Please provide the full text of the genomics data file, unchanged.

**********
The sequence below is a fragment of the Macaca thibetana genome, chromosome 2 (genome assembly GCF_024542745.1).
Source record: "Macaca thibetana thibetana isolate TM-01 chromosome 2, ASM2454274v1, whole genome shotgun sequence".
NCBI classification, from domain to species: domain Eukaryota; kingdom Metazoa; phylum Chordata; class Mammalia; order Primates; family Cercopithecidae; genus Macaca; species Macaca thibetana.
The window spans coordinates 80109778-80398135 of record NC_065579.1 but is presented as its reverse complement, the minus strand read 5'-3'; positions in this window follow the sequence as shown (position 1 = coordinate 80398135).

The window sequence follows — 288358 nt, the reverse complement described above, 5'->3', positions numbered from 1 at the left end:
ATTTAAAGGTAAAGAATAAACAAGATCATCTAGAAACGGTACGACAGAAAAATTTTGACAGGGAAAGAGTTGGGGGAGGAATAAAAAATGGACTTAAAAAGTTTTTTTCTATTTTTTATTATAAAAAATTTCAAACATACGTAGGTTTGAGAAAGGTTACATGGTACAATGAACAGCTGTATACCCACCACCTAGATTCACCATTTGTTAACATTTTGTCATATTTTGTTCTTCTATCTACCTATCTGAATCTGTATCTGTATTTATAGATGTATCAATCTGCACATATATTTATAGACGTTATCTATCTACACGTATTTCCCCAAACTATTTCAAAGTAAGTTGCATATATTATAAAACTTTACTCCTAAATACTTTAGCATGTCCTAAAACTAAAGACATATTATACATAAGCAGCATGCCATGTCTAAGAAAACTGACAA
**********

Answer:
The sequence below is a fragment of the Macaca thibetana genome, chromosome 2 (genome assembly GCF_024542745.1).
Source record: "Macaca thibetana thibetana isolate TM-01 chromosome 2, ASM2454274v1, whole genome shotgun sequence".
NCBI classification, from domain to species: domain Eukaryota; kingdom Metazoa; phylum Chordata; class Mammalia; order Primates; family Cercopithecidae; genus Macaca; species Macaca thibetana.
The window spans coordinates 80109778-80398135 of record NC_065579.1 but is presented as its reverse complement, the minus strand read 5'-3'; positions in this window follow the sequence as shown (position 1 = coordinate 80398135).

The window sequence follows — 288358 nt, the reverse complement described above, 5'->3', positions numbered from 1 at the left end:
ATTTAAAGGTAAAGAATAAACAAGATCATCTAGAAACGGTACGACAGAAAAATTTTGACAGGGAAAGAGTTGGGGGAGGAATAAAAAATGGACTTAAAAAGTTTTTTTCTATTTTTTATTATAAAAAATTTCAAACATACGTAGGTTTGAGAAAGGTTACATGGTACAATGAACAGCTGTATACCCACCACCTAGATTCACCATTTGTTAACATTTTGTCATATTTTGTTCTTCTATCTACCTATCTGAATCTGTATCTGTATTTATAGATGTATCAATCTGCACATATATTTATAGACGTTATCTATCTACACGTATTTCCCCAAACTATTTCAAAGTAAGTTGCATATATTATAAAACTTTACTCCTAAATACTTTAGCATGTCCTAAAACTAAAGACATATTATACATAAGCAGCATGCCATGTCTAAGAAAACTGACAA